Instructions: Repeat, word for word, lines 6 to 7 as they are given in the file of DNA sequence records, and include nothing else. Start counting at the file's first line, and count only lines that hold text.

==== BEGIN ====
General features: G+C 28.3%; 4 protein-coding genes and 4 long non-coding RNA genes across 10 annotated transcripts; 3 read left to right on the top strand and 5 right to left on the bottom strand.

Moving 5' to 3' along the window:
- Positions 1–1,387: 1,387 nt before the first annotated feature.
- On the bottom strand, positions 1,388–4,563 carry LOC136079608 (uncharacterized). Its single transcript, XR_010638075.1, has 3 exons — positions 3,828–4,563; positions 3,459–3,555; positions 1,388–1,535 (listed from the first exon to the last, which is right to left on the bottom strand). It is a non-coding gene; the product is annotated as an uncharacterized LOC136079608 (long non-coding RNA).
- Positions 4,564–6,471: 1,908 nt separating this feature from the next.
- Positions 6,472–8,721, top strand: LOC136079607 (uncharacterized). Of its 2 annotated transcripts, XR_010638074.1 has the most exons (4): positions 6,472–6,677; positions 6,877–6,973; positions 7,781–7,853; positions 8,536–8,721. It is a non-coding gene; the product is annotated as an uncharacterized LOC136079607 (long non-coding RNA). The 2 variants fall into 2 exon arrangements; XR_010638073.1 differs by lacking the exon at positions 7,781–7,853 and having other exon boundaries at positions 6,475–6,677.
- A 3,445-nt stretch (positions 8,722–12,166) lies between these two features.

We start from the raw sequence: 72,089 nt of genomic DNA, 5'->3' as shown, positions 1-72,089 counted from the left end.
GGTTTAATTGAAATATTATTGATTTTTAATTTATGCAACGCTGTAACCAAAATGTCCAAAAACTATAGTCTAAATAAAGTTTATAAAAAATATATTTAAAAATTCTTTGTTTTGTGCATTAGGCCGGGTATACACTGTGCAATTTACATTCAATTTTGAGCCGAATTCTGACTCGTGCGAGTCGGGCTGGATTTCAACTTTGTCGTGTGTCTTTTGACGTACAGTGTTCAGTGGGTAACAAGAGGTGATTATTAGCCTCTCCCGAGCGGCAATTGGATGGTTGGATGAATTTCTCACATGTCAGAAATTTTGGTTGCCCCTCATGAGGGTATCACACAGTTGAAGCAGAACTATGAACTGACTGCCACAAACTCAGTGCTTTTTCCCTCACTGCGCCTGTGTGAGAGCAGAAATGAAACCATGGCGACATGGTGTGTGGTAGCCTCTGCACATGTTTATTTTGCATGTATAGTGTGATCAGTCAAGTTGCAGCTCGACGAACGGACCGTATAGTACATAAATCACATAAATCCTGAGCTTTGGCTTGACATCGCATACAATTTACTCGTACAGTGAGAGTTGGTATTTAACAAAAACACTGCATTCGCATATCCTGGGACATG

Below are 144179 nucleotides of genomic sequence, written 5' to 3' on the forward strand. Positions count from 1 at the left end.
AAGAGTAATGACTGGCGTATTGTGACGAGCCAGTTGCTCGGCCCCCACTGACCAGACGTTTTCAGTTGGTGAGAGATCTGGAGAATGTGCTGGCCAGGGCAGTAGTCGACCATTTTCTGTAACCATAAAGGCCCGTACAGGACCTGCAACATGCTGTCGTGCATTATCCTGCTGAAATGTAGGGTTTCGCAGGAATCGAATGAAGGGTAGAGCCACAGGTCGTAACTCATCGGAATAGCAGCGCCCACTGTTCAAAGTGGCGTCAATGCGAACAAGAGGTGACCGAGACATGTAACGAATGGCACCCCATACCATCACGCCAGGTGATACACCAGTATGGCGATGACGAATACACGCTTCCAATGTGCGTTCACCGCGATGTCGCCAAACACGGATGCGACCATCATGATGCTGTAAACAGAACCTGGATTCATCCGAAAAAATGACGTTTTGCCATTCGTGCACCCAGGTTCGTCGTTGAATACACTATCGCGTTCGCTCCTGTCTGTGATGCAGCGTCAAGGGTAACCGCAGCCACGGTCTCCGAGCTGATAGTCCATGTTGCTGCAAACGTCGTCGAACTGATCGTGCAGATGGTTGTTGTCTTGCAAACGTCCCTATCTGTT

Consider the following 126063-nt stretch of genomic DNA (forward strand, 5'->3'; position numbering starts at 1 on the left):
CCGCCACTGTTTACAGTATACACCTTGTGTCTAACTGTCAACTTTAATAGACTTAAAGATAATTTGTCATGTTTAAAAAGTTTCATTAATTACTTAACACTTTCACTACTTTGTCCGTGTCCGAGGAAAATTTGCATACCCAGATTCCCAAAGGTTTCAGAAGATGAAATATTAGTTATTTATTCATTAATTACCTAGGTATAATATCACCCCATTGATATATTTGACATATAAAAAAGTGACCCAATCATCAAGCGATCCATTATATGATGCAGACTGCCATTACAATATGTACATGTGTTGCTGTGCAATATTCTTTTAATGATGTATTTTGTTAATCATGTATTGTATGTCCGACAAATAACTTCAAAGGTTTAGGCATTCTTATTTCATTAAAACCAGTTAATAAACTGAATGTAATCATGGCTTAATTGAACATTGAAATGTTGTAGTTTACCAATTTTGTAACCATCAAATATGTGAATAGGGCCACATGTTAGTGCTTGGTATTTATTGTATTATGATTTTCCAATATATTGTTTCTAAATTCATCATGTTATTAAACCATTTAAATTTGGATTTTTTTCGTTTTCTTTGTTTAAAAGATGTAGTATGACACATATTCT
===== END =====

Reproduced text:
- Positions 6,472–8,721, top strand: LOC136079607 (uncharacterized). Of its 2 annotated transcripts, XR_010638074.1 has the most exons (4): positions 6,472–6,677; positions 6,877–6,973; positions 7,781–7,853; positions 8,536–8,721. It is a non-coding gene; the product is annotated as an uncharacterized LOC136079607 (long non-coding RNA). The 2 variants fall into 2 exon arrangements; XR_010638073.1 differs by lacking the exon at positions 7,781–7,853 and having other exon boundaries at positions 6,475–6,677.
- A 3,445-nt stretch (positions 8,722–12,166) lies between these two features.